It aint where you're from, it's where you're at
March 20, 2009 7:59 PM   Subscribe

In Portland, Oregon sits the Wilkinson residence, designed by Robert Oshatz. It is kind of neat. [via]
posted by cashman (30 comments total) 10 users marked this as a favorite
Looks like a library to me.

Which isn't a bad thing, but I see it, and I think "public library."
posted by paisley henosis at 8:04 PM on March 20, 2009

Oh god is that beautiful.
posted by notsnot at 8:21 PM on March 20, 2009

Woah, houses can be beautiful?
posted by Phssthpok at 8:27 PM on March 20, 2009

Boy, this is very nice, but you know, it is exactly the kind of residential project that architects in my experience want to do - that is, multi-million dollar budget and no apparent connection to any other building or community surrounding it. Anything less that a million dollars and most architects don't want to be bothered. This is exactly why 99% of homes built in America are barely glanced at by an architect, and why the housing stock in America (I'm looking at you, Baltimore) is so horrendously dispiriting and homogeneous. Architects have basically lost the argument.
posted by newdaddy at 8:35 PM on March 20, 2009 [2 favorites]

Any notes as to where in Portland this home rests? Guessing the west hills...
posted by captainsohler at 8:42 PM on March 20, 2009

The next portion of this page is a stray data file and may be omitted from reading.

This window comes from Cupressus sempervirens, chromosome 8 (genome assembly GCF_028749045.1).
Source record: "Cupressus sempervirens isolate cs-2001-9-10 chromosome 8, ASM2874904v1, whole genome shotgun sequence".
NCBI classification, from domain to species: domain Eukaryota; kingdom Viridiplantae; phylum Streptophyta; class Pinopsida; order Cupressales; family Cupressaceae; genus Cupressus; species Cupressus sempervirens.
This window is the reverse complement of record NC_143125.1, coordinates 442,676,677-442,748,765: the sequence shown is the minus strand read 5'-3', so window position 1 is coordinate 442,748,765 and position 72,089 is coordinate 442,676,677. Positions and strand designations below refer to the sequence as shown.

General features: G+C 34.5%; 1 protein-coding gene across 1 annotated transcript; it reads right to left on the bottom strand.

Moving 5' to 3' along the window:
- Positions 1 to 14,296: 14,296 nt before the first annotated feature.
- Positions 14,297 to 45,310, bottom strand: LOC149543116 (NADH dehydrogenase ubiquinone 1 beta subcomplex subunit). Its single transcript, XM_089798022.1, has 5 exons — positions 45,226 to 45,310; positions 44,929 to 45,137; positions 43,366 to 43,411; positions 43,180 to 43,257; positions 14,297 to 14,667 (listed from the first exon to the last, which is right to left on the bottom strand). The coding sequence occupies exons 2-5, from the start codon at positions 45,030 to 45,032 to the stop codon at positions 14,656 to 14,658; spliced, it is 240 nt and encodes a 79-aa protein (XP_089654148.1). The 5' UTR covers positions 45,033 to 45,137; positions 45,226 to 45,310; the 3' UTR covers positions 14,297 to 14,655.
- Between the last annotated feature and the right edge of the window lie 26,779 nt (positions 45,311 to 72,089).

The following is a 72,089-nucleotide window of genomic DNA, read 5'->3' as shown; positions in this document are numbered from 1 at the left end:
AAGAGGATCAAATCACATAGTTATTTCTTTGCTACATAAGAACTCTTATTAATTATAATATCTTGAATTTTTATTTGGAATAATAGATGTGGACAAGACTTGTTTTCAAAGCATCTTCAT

Pretty, but I betcha that saddle-shaped roof leaks like a sonufabitch.

sonufabitchs are quite leaky, i tell you

Seriously, from a maintenance perspective that house looks like an absolute nightmare. You can already see terrible weathering and incipient mold on those beautiful, irreplaceable roof beams, and the visible drip stains on those curved side panels are a bit ominous; if water isn't seeping through those seams yet, it's just a matter of time. (Also: how you gonna get a ladder up on that wall if you ever want to clean one of those upstairs windows?)
posted by ook at 8:55 PM on March 20, 2009 [1 favorite]

I would like to be wealthy for several reasons, but right at the top of the list would be to have a residence like this.

And I'm with newdaddy... where are all the architects? Why can't I have a well designed $250,000 house?
posted by Ynoxas at 9:09 PM on March 20, 2009 [1 favorite]

I saw that and my first thought was, "hey, it's that ugly house by Lewis and Clark College." I think the one by LC is The Williams House. Of course, the Williams' were right, the neighborhood has developed into one of faux tudor and tuscan villas, but their house was pretty jarring in the early 1990s. Today, I don't think you can see it from the street because the bushes and trees have grown.
posted by vespabelle at 9:28 PM on March 20, 2009

There's a convenient page with various residential projects here. Personally, I do like most of these, although newdaddy's point about projects like this often having no connection with other houses nearby is a fair one.

I'll take this opportunity to blatantly plug one of my favourite non-fiction TV series from back home called Grand Designs, which features self-build or self-conversion projects around the UK (and occasionally in Europe), varying from people who literally build their dream homes with their own hands, through to people who commission new projects and leave it to their architect to get done with a minimal amount of interference.

Unfortunately I don't know of any legitimate outlets to get Grand Designs in the US, so you'll have to torrent/Newsgroup it if you're interested - there's video clips on the website I linked above if you want a taster.